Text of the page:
The drama continues at Reddit as the company tries to move on from a tumultuous couple of weeks in which its userbase revolted and its interim chief executive, Ellen Pao, resigned. Now Reddit’s chief engineer, Bethanye Blount, has also parted ways with the company after just two months on the job.

Blount was hired by Pao -- one of many key company executives that Pao lured to Reddit during her months as its interim chief executive. According to an interview with Recode, Blount left because she "had lost confidence in the new direction of the company." A Reddit spokeswoman confirmed Tuesday that Blount is no longer with the company.

Blount’s decampment marks the third high-profile exit — all women — from Reddit in as many weeks. And while former director of talent Victoria Taylor, Pao and Blount all left Reddit under different circumstances, the manner of their departures indicate not all is right at the online message board company. Blount's departure is particularly telling, since she was neither fired nor ousted -- she was by all accounts a talented, well-regarded employee who left completely under her own steam because of her own concerns about where Reddit is heading.

In other words, after a drawn-out, ugly, public fight between Reddit and its users to remove Ellen Pao and "fix" Reddit, it's possible that the core issues haven't changed at all.

The turmoil at Reddit spilled out publicly when the popular Taylor was fired. The company’s powerful moderators — users who don’t work for the company but control its discussion boards —  temporarily cut off public access to parts of the site several weeks ago in protest. Pao, who was largely blamed for firing Taylor by users, endured withering criticism and resigned last week.

But according to recent posts by Reddit cofounder Alexis Ohanian and others, it was Ohanian — not Pao — who was responsible for Taylor’s departure. So while the details around Taylor’s dismissal remain murky, a counter-narrative is now being circulated among Reddit’s users that questions whether Pao was really the person who should have taken the fall.

Many are writing that Pao was pushed over what's known as the "glass cliff," a reference to the fact that many female chief executives are often brought into the top position only at times of trouble for companies. (Examples often include Carol Bartz at Yahoo, Jill Abrahamson at the New York Times and, arguably, Marissa Mayer at Yahoo.)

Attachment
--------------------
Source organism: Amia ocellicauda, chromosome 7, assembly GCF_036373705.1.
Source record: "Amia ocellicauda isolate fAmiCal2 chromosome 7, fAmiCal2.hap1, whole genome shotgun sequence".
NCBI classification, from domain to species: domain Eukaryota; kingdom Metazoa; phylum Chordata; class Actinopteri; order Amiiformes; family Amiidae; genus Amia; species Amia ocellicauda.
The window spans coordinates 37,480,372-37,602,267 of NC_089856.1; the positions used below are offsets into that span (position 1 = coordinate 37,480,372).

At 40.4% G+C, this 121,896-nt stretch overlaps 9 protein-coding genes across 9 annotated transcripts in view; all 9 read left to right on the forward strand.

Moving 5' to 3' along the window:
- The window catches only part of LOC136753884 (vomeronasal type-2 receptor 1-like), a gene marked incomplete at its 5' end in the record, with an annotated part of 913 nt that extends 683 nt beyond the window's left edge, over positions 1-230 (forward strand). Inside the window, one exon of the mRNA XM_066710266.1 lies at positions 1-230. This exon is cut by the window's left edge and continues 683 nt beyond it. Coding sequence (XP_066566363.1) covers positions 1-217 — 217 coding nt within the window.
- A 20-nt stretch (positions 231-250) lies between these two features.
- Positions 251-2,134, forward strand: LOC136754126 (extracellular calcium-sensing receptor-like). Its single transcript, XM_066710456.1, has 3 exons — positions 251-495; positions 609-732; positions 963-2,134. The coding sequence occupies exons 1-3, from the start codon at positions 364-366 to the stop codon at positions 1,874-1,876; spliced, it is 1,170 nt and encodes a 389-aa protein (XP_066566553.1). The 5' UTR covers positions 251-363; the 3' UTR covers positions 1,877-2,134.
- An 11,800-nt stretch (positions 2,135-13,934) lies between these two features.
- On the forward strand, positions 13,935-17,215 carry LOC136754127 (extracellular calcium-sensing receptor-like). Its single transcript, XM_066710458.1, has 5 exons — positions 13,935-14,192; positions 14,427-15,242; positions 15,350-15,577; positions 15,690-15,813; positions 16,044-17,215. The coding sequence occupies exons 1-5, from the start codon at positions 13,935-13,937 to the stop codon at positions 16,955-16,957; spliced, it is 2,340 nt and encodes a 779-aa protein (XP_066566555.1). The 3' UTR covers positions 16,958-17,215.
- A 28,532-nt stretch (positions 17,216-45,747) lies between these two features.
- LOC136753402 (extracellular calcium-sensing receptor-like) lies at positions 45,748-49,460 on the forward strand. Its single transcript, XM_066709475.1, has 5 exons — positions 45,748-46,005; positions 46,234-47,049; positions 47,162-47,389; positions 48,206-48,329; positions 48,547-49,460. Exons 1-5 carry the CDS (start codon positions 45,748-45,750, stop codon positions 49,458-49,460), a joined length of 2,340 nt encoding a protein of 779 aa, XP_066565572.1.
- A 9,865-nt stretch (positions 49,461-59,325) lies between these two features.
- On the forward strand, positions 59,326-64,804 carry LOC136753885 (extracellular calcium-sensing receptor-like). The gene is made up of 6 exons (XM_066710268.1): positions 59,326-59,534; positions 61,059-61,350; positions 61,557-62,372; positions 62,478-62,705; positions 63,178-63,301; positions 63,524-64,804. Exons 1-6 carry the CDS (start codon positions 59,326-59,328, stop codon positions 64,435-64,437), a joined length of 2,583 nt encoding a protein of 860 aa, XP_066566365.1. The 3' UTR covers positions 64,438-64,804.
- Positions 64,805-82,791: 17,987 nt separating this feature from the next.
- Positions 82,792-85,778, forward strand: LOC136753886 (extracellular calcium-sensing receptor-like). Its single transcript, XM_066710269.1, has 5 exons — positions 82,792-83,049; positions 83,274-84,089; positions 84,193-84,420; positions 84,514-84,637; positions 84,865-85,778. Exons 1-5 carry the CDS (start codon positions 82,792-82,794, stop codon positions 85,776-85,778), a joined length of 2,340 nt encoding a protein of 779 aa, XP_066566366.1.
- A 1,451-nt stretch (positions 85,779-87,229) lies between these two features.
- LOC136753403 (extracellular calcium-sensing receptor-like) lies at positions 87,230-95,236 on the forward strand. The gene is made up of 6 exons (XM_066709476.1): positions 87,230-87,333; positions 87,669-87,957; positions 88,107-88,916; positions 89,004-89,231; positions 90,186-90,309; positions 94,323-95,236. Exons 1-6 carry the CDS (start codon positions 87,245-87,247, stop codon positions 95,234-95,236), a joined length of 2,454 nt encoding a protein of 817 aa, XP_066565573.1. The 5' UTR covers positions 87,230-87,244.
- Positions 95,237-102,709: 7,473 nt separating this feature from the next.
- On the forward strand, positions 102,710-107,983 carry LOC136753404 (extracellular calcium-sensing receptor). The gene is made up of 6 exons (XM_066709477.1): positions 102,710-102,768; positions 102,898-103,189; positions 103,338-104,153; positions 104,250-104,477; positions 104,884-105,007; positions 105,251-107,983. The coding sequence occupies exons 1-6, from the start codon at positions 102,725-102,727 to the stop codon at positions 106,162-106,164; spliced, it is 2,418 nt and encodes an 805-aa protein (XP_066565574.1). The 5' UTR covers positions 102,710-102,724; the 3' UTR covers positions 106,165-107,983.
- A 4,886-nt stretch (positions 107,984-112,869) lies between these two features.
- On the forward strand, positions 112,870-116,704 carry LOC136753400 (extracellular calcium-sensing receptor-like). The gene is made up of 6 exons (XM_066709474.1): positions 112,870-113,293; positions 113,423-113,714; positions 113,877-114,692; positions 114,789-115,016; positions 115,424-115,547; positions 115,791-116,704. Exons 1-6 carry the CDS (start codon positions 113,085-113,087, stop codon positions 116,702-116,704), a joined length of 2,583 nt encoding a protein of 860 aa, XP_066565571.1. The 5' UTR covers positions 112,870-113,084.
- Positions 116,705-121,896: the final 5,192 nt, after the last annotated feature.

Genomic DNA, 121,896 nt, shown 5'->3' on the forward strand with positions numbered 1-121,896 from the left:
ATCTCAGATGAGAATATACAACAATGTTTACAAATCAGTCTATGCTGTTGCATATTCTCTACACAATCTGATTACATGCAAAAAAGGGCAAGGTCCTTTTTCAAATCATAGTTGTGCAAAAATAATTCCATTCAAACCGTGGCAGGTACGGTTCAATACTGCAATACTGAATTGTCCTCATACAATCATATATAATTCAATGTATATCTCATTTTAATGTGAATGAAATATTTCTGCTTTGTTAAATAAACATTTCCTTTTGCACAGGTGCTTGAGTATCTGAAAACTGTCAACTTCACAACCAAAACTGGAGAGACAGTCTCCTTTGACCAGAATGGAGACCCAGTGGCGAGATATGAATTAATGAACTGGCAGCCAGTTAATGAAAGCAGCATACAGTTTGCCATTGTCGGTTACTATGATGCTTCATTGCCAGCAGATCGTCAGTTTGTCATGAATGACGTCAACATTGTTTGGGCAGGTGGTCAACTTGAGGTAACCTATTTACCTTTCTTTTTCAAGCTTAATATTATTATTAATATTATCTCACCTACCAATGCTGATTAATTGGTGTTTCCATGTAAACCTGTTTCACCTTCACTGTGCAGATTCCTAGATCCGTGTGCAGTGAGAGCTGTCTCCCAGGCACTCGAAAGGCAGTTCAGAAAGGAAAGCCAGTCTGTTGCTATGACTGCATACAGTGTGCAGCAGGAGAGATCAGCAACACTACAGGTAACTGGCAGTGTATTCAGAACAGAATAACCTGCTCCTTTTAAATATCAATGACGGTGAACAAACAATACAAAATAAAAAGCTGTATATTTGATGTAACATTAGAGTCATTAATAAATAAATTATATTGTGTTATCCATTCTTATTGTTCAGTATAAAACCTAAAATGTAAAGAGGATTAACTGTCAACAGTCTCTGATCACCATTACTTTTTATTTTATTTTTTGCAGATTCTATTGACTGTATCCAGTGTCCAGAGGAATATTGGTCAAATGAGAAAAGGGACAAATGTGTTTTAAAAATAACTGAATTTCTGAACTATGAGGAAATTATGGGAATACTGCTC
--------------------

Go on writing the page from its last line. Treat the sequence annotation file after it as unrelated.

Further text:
In other words, they're set up to fail. Former Reddit chief executive Yishan Wong -- whose decision to leave Reddit opened up the spot for Pao -- has done the most to push this narrative along. In a post on the site, Wong said that Ohanian should have stepped up to take some of the blame after Taylor’s firing.

Alexis wasn't some employee reporting to Pao, he was the Executive Chairman of the Board, i.e. Pao's boss. He had different ideas for AMAs, he didn't like Victoria's role, and decided to fire her. Pao wasn't able to do anything about it. In this case it shouldn't have traveled upstream to her, it came from above her.
Then when the hate-train started up against Pao, Alexis should have been out front and center saying very clearly "Ellen Pao did not make this decision, I did." Instead, he just sat back and let her take the heat.

Ohanian has clarified in response to Wong's statement that he did, in fact, report to Pao, not the other way around. But he hasn't offered a real counter-argument to Wong either, saying that he simply can't elaborate, likely due to the fact that this is a personnel issue.

In the wake of the departures, Reddit finds itself dealing with far more problems than it had just a few weeks ago. The fact that all three of these employees are women, certainly doesn’t help Reddit’s image as the “man cave” of the Internet. The harassment leveled at Ellen Pao over her attempts to curb harassment on the site were also shot through with misogynist, racist bile, something Reddit is struggling to manage as it seeks to grow into a bigger and more profitable media and social site.

Pao, in her farewell post, didn't say that the harassment or the pressure from users was what sent her out the door -- she specifically said that she didn't think she could deliver the growth metrics the board wanted and stay true to Reddit's core principles.

And Blount, in an interview with Recode, echoed those same concerns: that she didn't think Reddit could follow through on its promises to its users.

"I feel like there are going be some big bumps on the road ahead for Reddit,” Blount said in the interview. “Along the way, there are some very aggressive implied promises being made to the community — in comments to mods, quotes from board members — and they’re going have some pretty big challenges in meeting those implied promises."

Reddit's co-founder and new chief executive Steve Huffman has said that he doesn't think making the tools for moderators will be difficult. But in a post on Reddit Tuesday, Huffman did say that yes, Reddit will have to take a hard look at itself as it moves forward -- even if that means shutting down parts of its community.

"The overwhelming majority of content on reddit comes from wonderful, creative, funny, smart, and silly communities," Huffman wrote. "That is what makes reddit great. There is also a dark side, communities whose purpose is reprehensible, and we don’t have any obligation to support them. And we also believe that some communities currently on the platform should not be here at all."

"We as a community need to decide together what our values are," he said.

And that won't be clean or easy.